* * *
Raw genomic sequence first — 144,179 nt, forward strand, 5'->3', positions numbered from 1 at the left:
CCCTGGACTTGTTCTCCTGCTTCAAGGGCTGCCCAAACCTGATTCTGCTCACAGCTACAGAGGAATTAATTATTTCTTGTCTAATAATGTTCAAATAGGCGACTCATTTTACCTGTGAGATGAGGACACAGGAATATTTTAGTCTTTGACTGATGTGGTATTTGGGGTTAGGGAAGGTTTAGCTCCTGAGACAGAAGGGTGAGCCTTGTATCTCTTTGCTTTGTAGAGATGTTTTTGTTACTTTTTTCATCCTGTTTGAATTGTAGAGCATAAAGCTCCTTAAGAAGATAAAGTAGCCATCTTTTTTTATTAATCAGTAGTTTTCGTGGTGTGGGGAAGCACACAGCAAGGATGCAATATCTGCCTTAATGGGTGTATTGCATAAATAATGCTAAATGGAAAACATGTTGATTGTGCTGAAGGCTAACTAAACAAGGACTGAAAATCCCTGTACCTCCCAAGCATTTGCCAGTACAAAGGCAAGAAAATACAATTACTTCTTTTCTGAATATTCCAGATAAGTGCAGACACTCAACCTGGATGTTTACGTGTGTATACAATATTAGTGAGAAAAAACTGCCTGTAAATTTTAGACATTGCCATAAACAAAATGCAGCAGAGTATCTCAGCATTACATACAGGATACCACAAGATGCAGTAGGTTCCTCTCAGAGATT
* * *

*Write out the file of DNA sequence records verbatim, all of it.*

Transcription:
Raw genomic sequence first — 144,179 nt, forward strand, 5'->3', positions numbered from 1 at the left:
CCCTGGACTTGTTCTCCTGCTTCAAGGGCTGCCCAAACCTGATTCTGCTCACAGCTACAGAGGAATTAATTATTTCTTGTCTAATAATGTTCAAATAGGCGACTCATTTTACCTGTGAGATGAGGACACAGGAATATTTTAGTCTTTGACTGATGTGGTATTTGGGGTTAGGGAAGGTTTAGCTCCTGAGACAGAAGGGTGAGCCTTGTATCTCTTTGCTTTGTAGAGATGTTTTTGTTACTTTTTTCATCCTGTTTGAATTGTAGAGCATAAAGCTCCTTAAGAAGATAAAGTAGCCATCTTTTTTTATTAATCAGTAGTTTTCGTGGTGTGGGGAAGCACACAGCAAGGATGCAATATCTGCCTTAATGGGTGTATTGCATAAATAATGCTAAATGGAAAACATGTTGATTGTGCTGAAGGCTAACTAAACAAGGACTGAAAATCCCTGTACCTCCCAAGCATTTGCCAGTACAAAGGCAAGAAAATACAATTACTTCTTTTCTGAATATTCCAGATAAGTGCAGACACTCAACCTGGATGTTTACGTGTGTATACAATATTAGTGAGAAAAAACTGCCTGTAAATTTTAGACATTGCCATAAACAAAATGCAGCAGAGTATCTCAGCATTACATACAGGATACCACAAGATGCAGTAGGTTCCTCTCAGAGATT